(Featured image courtesy of Autoweek)
So, I know what you’re thinking. NASCAR? Really? I’ve been a NASCAR fan since I was 7 years old, so I am well aware of the perception of the sport amongst young people. Over the past year or so on campus, I think I have become known as “the NASCAR guy” after I started a student organization focused on the topic. And I often get the question of “Why?” or “What is the appeal?” For a long time, it has been hard for me to explain to people. Growing up around the sport, I have always seen beauty in it underneath the problems and stereotypes. But now, a new age for the sport is dawning as the 2021 season is about to begin, with several new additions that I think might change your perception. So, just hear me out.
When 24-year-old fan favorite Chase Elliott, son of 1988 champion Bill Elliot, won the NASCAR Cup Series championship last November, it marked the changing of the guard. Elliott’s emergence as the first superstar from a younger generation of drivers begins a new era for NASCAR. The new faces of stock car racing are tasked with a tall order: reinvigorating a sport long plagued with negative stereotypes, a lack of racial diversity, and dwindling ratings among younger viewers. But all of that history isn’t stopping Elliott and his peers from trying to bring the sport to a new, younger demographic, and their efforts aren’t going unnoticed by outside partners, either.
During the offseason, several new race teams entered the fold. After Bubba Wallace, NASCAR’s only full-time African-American driver, emerged in national headlines last summer for successfully bringing about a ban on fans bringing confederate flags to racetracks, NBA Legend and Charlotte Hornets owner Michael Jordan announced that he would be starting a new race team, 23XI Racing, which Wallace will drive for in 2021. Wallace will drive a car numbered 23, the number Jordan carried for much of his basketball career, and recieve a slew of well-known sponsorship partners like Doordash, McDonalds, and Dr. Pepper, and top-of-the-line technical support from Toyota Racing Development. These partners, along with Wallace’s talent behind the wheel, provide all of the ingredients for Wallace to become a superstar. Should Wallace get a victory this season, it would be just the second by an African-American driver in the Cup Series. The first was by Wendell Scott in 1964, so a win by Wallace would be a historic and long overdue occasion.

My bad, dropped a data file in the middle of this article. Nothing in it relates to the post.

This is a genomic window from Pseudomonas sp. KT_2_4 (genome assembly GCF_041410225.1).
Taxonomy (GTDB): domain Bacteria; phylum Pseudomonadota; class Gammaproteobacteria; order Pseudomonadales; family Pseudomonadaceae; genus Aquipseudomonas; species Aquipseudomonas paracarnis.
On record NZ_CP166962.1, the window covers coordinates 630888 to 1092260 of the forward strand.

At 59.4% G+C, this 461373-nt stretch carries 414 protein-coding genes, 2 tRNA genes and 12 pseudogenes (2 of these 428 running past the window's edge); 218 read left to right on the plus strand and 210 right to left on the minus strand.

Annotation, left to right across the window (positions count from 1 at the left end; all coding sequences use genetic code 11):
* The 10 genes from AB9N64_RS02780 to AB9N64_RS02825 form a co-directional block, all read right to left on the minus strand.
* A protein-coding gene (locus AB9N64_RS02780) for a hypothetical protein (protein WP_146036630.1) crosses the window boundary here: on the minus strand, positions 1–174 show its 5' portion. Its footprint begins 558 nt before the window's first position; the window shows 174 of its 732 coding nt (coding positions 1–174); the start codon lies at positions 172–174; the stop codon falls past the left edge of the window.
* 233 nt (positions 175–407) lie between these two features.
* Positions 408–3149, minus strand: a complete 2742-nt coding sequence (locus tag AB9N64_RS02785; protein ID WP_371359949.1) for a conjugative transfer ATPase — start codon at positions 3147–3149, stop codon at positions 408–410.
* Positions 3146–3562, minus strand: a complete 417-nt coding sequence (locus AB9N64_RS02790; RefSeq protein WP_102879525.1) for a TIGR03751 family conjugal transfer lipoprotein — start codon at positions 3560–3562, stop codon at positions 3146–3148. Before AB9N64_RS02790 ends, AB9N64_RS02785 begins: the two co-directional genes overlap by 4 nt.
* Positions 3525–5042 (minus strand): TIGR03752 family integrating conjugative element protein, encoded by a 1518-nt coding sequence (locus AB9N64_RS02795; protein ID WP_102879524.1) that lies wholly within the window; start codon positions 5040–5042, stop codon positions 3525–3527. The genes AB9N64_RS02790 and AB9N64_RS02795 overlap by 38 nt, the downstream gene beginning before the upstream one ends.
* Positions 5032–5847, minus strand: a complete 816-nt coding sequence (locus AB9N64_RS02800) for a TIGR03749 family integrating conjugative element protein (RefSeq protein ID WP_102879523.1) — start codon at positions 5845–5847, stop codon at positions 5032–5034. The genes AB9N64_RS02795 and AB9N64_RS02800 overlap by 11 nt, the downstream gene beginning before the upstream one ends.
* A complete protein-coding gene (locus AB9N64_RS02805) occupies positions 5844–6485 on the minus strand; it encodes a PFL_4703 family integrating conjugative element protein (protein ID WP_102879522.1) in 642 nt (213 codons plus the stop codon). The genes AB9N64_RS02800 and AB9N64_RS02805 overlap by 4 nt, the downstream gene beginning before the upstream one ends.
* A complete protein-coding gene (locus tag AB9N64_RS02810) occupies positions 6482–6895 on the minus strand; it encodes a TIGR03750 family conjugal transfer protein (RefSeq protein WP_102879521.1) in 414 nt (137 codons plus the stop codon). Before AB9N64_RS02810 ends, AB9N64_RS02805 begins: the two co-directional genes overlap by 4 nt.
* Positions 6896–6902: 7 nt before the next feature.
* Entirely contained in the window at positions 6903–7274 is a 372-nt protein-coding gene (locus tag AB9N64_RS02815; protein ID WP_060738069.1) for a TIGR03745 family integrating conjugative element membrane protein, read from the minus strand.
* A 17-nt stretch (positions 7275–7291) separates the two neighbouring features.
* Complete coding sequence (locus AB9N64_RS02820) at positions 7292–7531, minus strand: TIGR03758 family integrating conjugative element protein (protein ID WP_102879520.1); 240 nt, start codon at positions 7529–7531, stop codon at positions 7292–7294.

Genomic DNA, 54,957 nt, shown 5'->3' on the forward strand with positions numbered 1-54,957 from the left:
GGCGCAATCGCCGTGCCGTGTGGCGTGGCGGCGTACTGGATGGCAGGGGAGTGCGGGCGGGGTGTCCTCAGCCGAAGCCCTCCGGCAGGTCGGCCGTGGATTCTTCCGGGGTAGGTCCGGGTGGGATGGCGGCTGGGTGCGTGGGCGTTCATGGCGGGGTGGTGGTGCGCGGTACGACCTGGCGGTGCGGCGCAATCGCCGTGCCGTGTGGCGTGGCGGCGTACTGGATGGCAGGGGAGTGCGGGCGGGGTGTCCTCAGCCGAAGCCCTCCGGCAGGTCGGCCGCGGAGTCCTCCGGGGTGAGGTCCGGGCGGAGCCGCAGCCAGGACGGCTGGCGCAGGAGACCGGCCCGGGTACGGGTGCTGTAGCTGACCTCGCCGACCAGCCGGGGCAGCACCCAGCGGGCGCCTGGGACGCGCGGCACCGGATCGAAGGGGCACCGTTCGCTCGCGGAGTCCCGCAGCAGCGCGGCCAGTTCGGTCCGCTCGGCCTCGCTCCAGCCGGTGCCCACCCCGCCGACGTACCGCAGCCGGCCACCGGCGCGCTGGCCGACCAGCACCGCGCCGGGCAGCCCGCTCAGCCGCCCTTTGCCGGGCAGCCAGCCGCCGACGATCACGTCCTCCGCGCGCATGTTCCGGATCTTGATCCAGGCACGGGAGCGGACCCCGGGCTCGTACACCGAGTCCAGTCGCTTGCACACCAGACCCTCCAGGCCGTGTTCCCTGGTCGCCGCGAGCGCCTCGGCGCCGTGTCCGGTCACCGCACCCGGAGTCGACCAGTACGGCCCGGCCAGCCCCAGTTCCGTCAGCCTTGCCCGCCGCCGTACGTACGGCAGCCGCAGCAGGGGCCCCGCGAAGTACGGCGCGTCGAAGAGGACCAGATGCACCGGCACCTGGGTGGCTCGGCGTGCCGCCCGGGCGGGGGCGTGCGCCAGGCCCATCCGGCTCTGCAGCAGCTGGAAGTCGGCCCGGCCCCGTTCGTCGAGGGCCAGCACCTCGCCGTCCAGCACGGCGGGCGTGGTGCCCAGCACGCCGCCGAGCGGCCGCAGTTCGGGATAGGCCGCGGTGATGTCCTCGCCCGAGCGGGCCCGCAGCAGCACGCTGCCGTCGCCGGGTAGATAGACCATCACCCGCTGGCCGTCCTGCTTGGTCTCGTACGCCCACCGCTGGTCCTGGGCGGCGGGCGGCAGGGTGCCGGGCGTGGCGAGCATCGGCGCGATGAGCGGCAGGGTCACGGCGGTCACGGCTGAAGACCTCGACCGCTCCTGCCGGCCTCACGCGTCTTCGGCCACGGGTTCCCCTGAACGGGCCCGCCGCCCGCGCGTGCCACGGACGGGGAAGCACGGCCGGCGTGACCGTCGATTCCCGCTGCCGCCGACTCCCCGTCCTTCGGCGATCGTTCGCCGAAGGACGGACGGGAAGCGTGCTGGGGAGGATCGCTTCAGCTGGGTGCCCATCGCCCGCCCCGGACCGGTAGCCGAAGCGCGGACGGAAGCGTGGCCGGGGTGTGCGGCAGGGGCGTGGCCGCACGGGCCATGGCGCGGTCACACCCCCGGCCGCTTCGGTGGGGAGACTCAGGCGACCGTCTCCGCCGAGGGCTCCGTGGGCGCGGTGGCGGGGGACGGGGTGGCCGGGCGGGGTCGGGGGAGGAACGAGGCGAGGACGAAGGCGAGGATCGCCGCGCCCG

Meanwhile, former driver Justin Marks announced he would be starting a team as well, called Trackhouse. Trackhouse flew under the radar for most of the offseason, until the team gained “worldwide” appeal with rapper Pitbull coming on as an investor. Trackhouse plans to reimagine several elements of race team ownership, by placing its garage in the center of a major city for easy fan access, and focusing on STEM education as a primary goal of the team. The team’s driver, Daniel Suarez, a Mexican immigrant, similarly to Wallace will further help expand NASCAR’s base and efforts for diversity. Suarez won the 2016 championship in NASCAR’s “minor league,” the Xfinity Series, so now with the right opportunity, he may break out as a serious contender.
Drivers aren’t the only place where there is more diversity in NASCAR this year, though. Long known for “going around in circles, making left turns,” NASCAR is mixing up the 36 race Cup Series schedule, starting with seven road courses where drivers turn left and right. There will also be a race on a dirt surface at Bristol Motor Speedway, the first NASCAR Cup Series race not held on pavement in 50 years. The wide range of new circuits will provide drivers with all sorts of unique challenges and should make it harder for one driver to dominate the series. Plenty of new excitement and driver interest is coming from the new schedule, while still offering 28 heart-pounding oval track events that fans know and love.
Overall, everything is looking up for NASCAR. Viewership plateaued from a decade of decline in 2019 and was up in 2020. NASCAR was listed as one of the top 10 fastest growing brands among Gen Z according to a recent Morning Consult poll; and Wallace and Ryan Newman, who survived a harrowing crash in the 2020 Daytona 500, were ranked among the top 5 most searched athletes by Google in 2020. Retro NASCAR themed jackets, covered in sponsor patches, are even supposedly becoming a fashion statement among young people according to a recent Bloomberg report. And, a new car model in 2022 which will reduce costs and introduce hybrid power will no doubt continue to attract new owners like Jordan, Marks, and Pitbull.
So, what am I asking? I am asking you to give NASCAR a chance or perhaps another chance. Perhaps you watched NASCAR during its 2000s heyday when it was second to the NFL in ratings and got discouraged by its decline during the recession. Maybe your parents used to watch races and you found them boring. Or perhaps you didn’t feel welcome because there wasn’t a driver that looked like you or because of the confederate flags flying at the racetracks. Whatever the reason you aren’t watching now, there has never been a better time to become a NASCAR fan. Because when that green flag flies for the season-opening Daytona 500 on February 14th, NASCAR will be racing into a historic new era, and it’s not something you are going to want to miss.
(Article submitted to the Chimes by Matthew Longfellow)